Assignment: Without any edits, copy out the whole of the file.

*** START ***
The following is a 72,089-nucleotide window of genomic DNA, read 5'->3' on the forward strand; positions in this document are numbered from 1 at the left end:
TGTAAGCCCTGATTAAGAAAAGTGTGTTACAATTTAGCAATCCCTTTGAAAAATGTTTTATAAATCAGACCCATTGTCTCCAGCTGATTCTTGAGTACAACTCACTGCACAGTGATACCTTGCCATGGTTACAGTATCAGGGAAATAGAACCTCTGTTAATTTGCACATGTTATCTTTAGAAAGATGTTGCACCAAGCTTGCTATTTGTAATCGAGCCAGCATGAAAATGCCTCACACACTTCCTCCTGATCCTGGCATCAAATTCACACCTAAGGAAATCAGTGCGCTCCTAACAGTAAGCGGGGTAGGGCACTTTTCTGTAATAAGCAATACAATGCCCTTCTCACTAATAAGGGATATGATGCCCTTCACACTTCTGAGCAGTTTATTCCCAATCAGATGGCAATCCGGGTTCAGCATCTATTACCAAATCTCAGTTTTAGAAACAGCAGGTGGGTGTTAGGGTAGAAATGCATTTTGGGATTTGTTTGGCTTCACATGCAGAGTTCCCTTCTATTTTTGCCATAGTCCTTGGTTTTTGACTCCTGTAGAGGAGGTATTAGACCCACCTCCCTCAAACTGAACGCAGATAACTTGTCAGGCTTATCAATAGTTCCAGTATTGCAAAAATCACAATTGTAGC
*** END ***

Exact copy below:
The following is a 72,089-nucleotide window of genomic DNA, read 5'->3' on the forward strand; positions in this document are numbered from 1 at the left end:
TGTAAGCCCTGATTAAGAAAAGTGTGTTACAATTTAGCAATCCCTTTGAAAAATGTTTTATAAATCAGACCCATTGTCTCCAGCTGATTCTTGAGTACAACTCACTGCACAGTGATACCTTGCCATGGTTACAGTATCAGGGAAATAGAACCTCTGTTAATTTGCACATGTTATCTTTAGAAAGATGTTGCACCAAGCTTGCTATTTGTAATCGAGCCAGCATGAAAATGCCTCACACACTTCCTCCTGATCCTGGCATCAAATTCACACCTAAGGAAATCAGTGCGCTCCTAACAGTAAGCGGGGTAGGGCACTTTTCTGTAATAAGCAATACAATGCCCTTCTCACTAATAAGGGATATGATGCCCTTCACACTTCTGAGCAGTTTATTCCCAATCAGATGGCAATCCGGGTTCAGCATCTATTACCAAATCTCAGTTTTAGAAACAGCAGGTGGGTGTTAGGGTAGAAATGCATTTTGGGATTTGTTTGGCTTCACATGCAGAGTTCCCTTCTATTTTTGCCATAGTCCTTGGTTTTTGACTCCTGTAGAGGAGGTATTAGACCCACCTCCCTCAAACTGAACGCAGATAACTTGTCAGGCTTATCAATAGTTCCAGTATTGCAAAAATCACAATTGTAGC